With the appointment by Pope Benedict XVI of the Bishop of Regensburg, Professor Dr Gerhard Ludwig Mueller, as Prefect of the Congregation of the Faith, he is taking up this office in an extremely difficult phase of Church history, in which the reception and implementation of the Second Vatican Council, which opened just fifty years ago, is at stake. It will soon become clear whether with Professor Mueller the window of the Second Vatican Council will again be opened wider, so as be effective as Church in the world – or whether the very last shutters of the window will be closed so that the Church shuts itself off from the world.The Church People’s Movement ‘We are Church’ wishes God’s blessing on the future Prefect of the Congregation of the Faith for his most responsible work for the wellbeing of the Church.
With Professor Dr Gerhard Ludwig Mueller, once again there is a man at the head of the Congregation of the Faith who, like his predecessor Joseph Ratzinger, has acquired his high academic qualifications in Catholic theological faculties in Germany. His previous publications show a profound knowledge of dogmatics. Above all, his static and traditionally-directed ‘Catholic Dogmatics’ of 1995 may have been crucial for the Pope’s personnel decision.
The decisive question will however be, which further conciliar and contemporary developments the theologian Gerhard Ludwig Mueller will either initiate or permit in his future role – and whether he has the requisite mental and spiritual stature for a rethinking of the question of God, so as to encounter the great theological challenges of the present and of modern atheism in a creative and innovative way.
Another particularly important question will be whether his friendly contacts over many years with South American liberation theologians, and especially with his spiritual father Gustavo Gutiérrez, can lead to a possible re-evaluation of liberation theology, against which Ratzinger has been fighting for years. It is just because of the eruption and rapid development of the American subcontinent that liberation theology, which sees itself as the megaphone of the oppressed, has a high significance.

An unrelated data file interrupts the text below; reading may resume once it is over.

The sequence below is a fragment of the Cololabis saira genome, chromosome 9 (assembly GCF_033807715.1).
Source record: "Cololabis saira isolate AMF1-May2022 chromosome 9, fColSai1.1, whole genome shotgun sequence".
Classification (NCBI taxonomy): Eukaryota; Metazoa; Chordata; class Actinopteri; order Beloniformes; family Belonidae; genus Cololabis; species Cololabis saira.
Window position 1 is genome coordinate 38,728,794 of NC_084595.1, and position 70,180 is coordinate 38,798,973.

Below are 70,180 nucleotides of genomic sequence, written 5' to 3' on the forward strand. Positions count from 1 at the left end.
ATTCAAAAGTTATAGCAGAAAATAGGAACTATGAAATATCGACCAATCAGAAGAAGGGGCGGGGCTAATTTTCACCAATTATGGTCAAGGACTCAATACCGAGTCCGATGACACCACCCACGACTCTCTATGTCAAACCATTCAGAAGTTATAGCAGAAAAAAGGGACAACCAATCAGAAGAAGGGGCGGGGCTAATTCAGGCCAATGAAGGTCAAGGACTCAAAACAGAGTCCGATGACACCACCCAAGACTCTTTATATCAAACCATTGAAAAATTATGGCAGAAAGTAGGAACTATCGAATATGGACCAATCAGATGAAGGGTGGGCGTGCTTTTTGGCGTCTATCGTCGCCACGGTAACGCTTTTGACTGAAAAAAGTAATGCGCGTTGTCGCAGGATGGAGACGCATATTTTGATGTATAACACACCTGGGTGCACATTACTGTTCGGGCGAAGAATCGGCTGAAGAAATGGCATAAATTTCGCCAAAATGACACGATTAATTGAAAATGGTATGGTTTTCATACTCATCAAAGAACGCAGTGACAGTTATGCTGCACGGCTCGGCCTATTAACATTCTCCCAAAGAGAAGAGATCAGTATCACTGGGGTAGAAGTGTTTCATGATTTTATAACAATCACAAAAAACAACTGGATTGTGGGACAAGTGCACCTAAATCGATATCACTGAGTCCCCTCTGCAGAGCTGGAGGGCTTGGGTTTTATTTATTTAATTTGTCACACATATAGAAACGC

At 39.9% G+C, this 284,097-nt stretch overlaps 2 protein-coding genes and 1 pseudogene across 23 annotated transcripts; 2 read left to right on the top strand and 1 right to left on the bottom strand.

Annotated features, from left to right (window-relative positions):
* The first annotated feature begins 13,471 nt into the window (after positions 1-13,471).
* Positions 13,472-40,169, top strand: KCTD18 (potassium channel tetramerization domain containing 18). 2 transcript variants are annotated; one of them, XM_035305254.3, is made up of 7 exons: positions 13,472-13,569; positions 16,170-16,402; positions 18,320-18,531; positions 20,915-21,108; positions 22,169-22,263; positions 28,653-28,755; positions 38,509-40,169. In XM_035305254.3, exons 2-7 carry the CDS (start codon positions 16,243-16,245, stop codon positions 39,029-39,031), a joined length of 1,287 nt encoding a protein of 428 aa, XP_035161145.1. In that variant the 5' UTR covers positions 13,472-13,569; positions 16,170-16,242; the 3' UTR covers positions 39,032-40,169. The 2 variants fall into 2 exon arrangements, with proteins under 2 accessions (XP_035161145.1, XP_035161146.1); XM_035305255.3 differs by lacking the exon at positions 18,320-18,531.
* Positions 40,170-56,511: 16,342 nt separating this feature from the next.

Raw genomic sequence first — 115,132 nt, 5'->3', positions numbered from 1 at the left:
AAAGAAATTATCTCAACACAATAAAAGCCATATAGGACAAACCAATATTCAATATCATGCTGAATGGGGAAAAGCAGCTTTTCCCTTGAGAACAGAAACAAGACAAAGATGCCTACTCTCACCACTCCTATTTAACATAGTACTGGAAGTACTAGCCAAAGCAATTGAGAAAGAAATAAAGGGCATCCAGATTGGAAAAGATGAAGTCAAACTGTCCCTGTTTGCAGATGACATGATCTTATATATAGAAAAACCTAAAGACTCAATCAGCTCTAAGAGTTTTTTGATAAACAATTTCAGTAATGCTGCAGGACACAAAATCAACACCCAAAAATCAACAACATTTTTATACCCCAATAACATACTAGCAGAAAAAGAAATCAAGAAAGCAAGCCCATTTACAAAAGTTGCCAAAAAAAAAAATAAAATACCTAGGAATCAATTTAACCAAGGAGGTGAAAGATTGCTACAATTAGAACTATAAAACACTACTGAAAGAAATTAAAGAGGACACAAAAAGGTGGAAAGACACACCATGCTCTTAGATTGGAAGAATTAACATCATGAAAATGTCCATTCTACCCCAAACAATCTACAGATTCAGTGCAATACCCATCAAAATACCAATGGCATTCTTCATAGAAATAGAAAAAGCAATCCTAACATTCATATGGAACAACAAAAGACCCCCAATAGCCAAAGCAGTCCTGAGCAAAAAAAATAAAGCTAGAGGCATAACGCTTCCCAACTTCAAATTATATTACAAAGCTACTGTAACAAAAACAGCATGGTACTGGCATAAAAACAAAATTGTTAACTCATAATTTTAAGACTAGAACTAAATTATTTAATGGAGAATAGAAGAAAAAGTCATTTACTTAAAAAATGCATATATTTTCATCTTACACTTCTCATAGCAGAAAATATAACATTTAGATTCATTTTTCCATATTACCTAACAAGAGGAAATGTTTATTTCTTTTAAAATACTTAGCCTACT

Mueller participated in the conversations with the Brotherhood of Pius and – no doubt partly because of experiences in his own diocese – took a very reserved or even negative attitude towards them. On the other hand, he opposed the ordination of women vehemently, most recently in an ‘orthodox’ article in the journal ‘Voices of the Time’ (issue of 6 June 2012), which had to be published under the decree of the Congregation of the Faith against the Jesuit Order. In many other areas, for example in ecumenism, Mueller as Bishop for Ecumenism in the German Bishops’ Conference promoted a higher profile for official Roman Catholic teachings, and thus favoured polarisation and not reconciliation. In connection with the Priests’ Initiatives resulting in the whole world church, which commit themselves to reforms, it is to be feared that he will operate in such a way as to counteract and throttle them as ‘un-Christian and diametrically opposed to the Catholic faith’.
His ten years of office as Bishop of Regensburg were characterised by an over-emphasis on the episcopal office and the person of the Bishop. With the dismissal and exclusion of elected lay people from diocesan committees, as well as the strict disciplining of critical priests, he very quickly generated a climate of servility and fear in his diocese. The rigorous pursuit against the powers of reform was to him more important than discussion, the enforcement of ecclesiastical discipline more important than the correction of obvious grievances, and the disparagement of dissidents more important than the hand of reconciliation. In dealing with sexual abuse in the Diocese of Regensburg, he committed fatal errors of decision-making, and even now will not admit that structural causes within the Roman Catholic Church bore an essential part of the responsibility for it.